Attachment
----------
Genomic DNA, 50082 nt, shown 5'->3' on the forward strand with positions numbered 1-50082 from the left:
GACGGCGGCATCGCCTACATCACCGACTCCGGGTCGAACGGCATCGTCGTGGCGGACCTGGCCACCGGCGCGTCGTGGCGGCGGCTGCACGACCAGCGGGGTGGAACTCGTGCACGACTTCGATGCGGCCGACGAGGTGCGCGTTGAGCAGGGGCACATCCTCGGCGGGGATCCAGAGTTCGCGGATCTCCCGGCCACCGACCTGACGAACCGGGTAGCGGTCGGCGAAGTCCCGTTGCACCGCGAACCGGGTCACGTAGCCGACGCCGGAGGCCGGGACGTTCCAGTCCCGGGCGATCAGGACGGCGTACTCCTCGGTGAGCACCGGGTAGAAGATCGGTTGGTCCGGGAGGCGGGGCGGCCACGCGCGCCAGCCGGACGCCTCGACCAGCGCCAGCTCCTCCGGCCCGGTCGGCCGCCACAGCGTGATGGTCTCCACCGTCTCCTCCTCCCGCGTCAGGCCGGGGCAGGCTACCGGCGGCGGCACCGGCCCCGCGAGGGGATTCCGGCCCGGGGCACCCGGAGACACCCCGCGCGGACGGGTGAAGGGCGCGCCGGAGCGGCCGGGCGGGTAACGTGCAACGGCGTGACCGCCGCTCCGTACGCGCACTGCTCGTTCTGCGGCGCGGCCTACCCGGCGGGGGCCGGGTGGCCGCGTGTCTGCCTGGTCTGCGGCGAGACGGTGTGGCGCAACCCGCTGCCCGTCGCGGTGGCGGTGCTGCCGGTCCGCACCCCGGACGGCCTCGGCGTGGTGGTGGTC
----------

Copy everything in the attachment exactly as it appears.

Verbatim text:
Genomic DNA, 50082 nt, shown 5'->3' on the forward strand with positions numbered 1-50082 from the left:
GACGGCGGCATCGCCTACATCACCGACTCCGGGTCGAACGGCATCGTCGTGGCGGACCTGGCCACCGGCGCGTCGTGGCGGCGGCTGCACGACCAGCGGGGTGGAACTCGTGCACGACTTCGATGCGGCCGACGAGGTGCGCGTTGAGCAGGGGCACATCCTCGGCGGGGATCCAGAGTTCGCGGATCTCCCGGCCACCGACCTGACGAACCGGGTAGCGGTCGGCGAAGTCCCGTTGCACCGCGAACCGGGTCACGTAGCCGACGCCGGAGGCCGGGACGTTCCAGTCCCGGGCGATCAGGACGGCGTACTCCTCGGTGAGCACCGGGTAGAAGATCGGTTGGTCCGGGAGGCGGGGCGGCCACGCGCGCCAGCCGGACGCCTCGACCAGCGCCAGCTCCTCCGGCCCGGTCGGCCGCCACAGCGTGATGGTCTCCACCGTCTCCTCCTCCCGCGTCAGGCCGGGGCAGGCTACCGGCGGCGGCACCGGCCCCGCGAGGGGATTCCGGCCCGGGGCACCCGGAGACACCCCGCGCGGACGGGTGAAGGGCGCGCCGGAGCGGCCGGGCGGGTAACGTGCAACGGCGTGACCGCCGCTCCGTACGCGCACTGCTCGTTCTGCGGCGCGGCCTACCCGGCGGGGGCCGGGTGGCCGCGTGTCTGCCTGGTCTGCGGCGAGACGGTGTGGCGCAACCCGCTGCCCGTCGCGGTGGCGGTGCTGCCGGTCCGCACCCCGGACGGCCTCGGCGTGGTGGTGGTC